- John Bull
- The name used to personify the English people and British imperialism. Although first used in the seventeenth century, it was John Arbuthnot, a Scottish writer and Queen Anne’s physician, who popularized it in his 1712 The History of John Bull, a political allegory advocating the end of the War of the Spanish Succession. John Bull was an honest, jolly, hot-tempered cloth merchant, embroiled in a lawsuit with his European neighbors.From the 1760s, John Bull began a long history in the visual media. The John Bull newspaper, a Tory organ, was established. By the mid-nineteenth century he was defined as a rotund, usually rural, shabby farmer or squire. John Tenniel’s drawings for Punch are the most recognizable version: a portly, ruddy-cheeked and sidewhiskered but dignified gentleman, with boots and a shabby hat, usually with a Union Jack waistcoat and a bulldog at heel.John Bull was in partisan terms neutral, as the Liberal Punch and the Tory Judy enlisted him with equal credibility. By 1900, John Bull had lost most of his everyman and apolitical character. In 1906, a journalist, swindler, and politician, Horatio Bottomley founded John Bull as a weekly journal. Bottomley’s John Bull dressed in a short top hat, riding gear, and crop, and savaged Herbert Asquith ’s Liberal government’s fiscal policies. Hereafter John Bull featured mostly on the Conservative side of politics.See also <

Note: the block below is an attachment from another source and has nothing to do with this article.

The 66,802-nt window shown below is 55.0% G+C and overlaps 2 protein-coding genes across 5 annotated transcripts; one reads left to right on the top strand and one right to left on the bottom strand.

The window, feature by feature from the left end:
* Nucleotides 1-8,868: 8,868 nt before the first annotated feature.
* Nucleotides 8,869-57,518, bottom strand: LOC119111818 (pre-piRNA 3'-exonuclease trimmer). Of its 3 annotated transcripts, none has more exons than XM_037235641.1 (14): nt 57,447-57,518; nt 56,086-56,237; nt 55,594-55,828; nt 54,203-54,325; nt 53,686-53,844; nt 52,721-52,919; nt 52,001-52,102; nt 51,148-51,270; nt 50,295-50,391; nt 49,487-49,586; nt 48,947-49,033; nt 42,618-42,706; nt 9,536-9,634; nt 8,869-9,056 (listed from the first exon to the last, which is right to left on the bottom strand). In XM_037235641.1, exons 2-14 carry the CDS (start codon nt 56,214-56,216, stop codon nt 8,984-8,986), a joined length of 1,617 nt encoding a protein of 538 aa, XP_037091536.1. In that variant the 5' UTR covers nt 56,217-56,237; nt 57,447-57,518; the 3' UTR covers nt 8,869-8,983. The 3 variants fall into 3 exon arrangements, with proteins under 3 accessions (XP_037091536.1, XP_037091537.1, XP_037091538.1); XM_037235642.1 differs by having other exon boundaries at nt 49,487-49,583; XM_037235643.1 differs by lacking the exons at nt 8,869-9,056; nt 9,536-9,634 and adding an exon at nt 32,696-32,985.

>.FURTHER READING:Engel, Matthew. Tickle the Public: One Hundred Years of the Popular Press . London: V. Gollancz, 1996;Koss, Stephen E. The Rise and Fall of the Political Press in Britain . London: Hamish Hamilton, 1984.ANDREKOS VARNAVA
Encyclopedia of the Age of Imperialism, 1800–1914. 2014.